Renal cell carcinoma.

Declarations

Acknowledgements

Dr Terry L Marshall, B.A. (Law), M.B., Ch.B. F.R.C.Path, Consultant Pathologist, Rotherham District General Hospital, Rotherham, S60 2UD, UK. He attained the histology photos from slides for the paper.

Authors’ Affiliations

(1)
Surgical Department, Chesterfield Royal Hospital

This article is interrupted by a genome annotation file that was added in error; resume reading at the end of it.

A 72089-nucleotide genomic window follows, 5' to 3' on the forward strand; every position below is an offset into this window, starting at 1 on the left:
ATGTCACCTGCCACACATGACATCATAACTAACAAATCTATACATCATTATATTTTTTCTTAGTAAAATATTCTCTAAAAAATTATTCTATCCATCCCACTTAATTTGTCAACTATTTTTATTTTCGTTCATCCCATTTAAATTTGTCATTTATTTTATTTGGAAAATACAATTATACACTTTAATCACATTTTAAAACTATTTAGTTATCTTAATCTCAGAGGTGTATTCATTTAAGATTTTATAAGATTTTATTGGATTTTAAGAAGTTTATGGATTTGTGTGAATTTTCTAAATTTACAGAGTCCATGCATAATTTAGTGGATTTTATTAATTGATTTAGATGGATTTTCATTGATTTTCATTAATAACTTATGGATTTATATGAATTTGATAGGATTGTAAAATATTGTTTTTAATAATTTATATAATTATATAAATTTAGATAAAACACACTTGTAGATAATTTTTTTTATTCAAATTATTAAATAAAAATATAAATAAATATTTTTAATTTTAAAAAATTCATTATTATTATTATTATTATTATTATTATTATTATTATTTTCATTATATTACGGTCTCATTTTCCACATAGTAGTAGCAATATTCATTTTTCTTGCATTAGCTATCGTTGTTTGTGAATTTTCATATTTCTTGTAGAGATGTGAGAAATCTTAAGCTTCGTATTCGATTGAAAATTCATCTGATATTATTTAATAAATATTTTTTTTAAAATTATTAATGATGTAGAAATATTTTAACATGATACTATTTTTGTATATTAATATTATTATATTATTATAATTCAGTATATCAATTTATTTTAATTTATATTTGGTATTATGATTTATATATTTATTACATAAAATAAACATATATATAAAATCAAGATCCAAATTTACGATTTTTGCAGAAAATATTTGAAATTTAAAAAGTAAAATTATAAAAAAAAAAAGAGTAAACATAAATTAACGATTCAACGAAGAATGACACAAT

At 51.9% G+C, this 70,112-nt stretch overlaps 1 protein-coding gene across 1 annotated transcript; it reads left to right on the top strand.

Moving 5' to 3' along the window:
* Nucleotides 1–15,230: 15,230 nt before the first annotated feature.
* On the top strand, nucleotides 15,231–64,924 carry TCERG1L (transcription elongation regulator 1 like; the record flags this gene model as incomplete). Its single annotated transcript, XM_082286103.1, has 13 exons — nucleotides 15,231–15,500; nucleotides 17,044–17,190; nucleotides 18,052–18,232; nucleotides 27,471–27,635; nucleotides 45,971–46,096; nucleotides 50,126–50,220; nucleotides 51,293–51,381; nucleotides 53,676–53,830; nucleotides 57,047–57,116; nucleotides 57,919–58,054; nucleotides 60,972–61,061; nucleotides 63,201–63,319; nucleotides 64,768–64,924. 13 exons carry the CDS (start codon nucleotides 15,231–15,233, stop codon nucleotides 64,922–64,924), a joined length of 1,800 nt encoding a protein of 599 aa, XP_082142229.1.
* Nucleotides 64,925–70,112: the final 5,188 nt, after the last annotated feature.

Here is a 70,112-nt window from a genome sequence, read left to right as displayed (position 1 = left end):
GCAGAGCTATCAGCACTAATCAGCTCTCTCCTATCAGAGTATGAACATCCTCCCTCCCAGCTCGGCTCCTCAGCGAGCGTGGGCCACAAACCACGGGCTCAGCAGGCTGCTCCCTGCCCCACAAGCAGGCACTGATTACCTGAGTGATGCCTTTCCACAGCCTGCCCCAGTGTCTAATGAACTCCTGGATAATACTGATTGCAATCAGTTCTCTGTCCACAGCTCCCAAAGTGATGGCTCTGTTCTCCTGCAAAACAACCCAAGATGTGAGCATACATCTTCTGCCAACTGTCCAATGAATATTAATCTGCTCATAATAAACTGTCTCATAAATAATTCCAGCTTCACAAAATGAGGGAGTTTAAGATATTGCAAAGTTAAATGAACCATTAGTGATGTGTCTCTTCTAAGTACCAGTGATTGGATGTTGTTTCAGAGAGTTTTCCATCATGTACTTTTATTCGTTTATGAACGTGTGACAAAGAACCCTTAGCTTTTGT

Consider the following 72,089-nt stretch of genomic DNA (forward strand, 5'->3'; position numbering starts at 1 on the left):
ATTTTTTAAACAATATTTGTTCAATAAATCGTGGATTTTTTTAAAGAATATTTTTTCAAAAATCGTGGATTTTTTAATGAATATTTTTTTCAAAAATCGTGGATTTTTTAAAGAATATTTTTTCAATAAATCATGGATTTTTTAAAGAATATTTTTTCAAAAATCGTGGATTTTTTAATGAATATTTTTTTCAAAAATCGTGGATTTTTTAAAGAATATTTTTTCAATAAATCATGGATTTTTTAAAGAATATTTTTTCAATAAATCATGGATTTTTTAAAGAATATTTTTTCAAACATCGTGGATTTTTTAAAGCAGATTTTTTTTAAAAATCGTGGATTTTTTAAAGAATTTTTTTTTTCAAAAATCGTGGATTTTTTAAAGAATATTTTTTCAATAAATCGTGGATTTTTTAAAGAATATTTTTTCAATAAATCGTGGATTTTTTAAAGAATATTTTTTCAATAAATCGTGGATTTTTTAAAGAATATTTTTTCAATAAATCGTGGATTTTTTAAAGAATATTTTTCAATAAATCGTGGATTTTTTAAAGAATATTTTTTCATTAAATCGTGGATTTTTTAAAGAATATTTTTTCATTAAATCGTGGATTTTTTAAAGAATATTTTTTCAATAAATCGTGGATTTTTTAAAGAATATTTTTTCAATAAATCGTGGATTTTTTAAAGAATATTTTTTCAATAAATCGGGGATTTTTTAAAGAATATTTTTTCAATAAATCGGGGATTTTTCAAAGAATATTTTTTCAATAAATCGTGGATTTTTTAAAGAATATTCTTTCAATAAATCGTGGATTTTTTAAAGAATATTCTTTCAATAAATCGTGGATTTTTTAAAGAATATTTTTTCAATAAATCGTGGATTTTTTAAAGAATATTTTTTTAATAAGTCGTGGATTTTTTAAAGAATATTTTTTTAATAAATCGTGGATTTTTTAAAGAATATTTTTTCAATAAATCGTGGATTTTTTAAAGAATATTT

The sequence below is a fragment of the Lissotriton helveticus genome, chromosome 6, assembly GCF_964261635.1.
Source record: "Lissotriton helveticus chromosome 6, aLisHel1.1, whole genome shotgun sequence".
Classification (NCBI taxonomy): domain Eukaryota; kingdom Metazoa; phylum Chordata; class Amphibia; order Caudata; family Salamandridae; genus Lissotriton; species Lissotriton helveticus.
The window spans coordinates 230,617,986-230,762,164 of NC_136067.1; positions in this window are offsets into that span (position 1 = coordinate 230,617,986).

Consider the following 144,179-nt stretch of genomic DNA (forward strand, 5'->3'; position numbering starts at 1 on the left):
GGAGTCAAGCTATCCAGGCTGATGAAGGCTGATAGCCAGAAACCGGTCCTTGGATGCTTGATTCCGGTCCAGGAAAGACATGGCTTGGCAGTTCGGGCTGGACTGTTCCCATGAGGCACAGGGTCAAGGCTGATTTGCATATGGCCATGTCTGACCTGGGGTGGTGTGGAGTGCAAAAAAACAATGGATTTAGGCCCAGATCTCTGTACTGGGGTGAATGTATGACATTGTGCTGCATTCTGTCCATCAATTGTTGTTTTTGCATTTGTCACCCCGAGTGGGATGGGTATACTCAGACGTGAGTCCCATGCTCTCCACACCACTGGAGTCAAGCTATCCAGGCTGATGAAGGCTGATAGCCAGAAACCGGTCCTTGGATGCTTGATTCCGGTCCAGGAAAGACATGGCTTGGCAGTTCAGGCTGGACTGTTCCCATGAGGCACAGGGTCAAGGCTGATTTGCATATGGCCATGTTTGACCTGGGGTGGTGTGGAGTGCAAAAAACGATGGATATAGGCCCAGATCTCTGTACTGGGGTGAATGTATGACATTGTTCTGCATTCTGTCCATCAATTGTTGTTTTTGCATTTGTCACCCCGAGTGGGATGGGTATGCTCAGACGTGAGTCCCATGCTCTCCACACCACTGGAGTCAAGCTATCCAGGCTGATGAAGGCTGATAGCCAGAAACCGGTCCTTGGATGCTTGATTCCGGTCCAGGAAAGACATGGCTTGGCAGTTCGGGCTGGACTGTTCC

(2)
Burns and Plastics Surgery Department, Morriston Hospital
(3)
Consultant Urologist Rotherham District General

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Copyright

© licensee BioMed Central Ltd. 2009

This article is published under license to BioMed Central Ltd. This is an Open Access article distributed under the terms of the Creative Commons Attribution License (http://creativecommons.org/licenses/by/3.0), which permits unrestricted use, distribution, and reproduction in any medium, provided the original work is properly cited.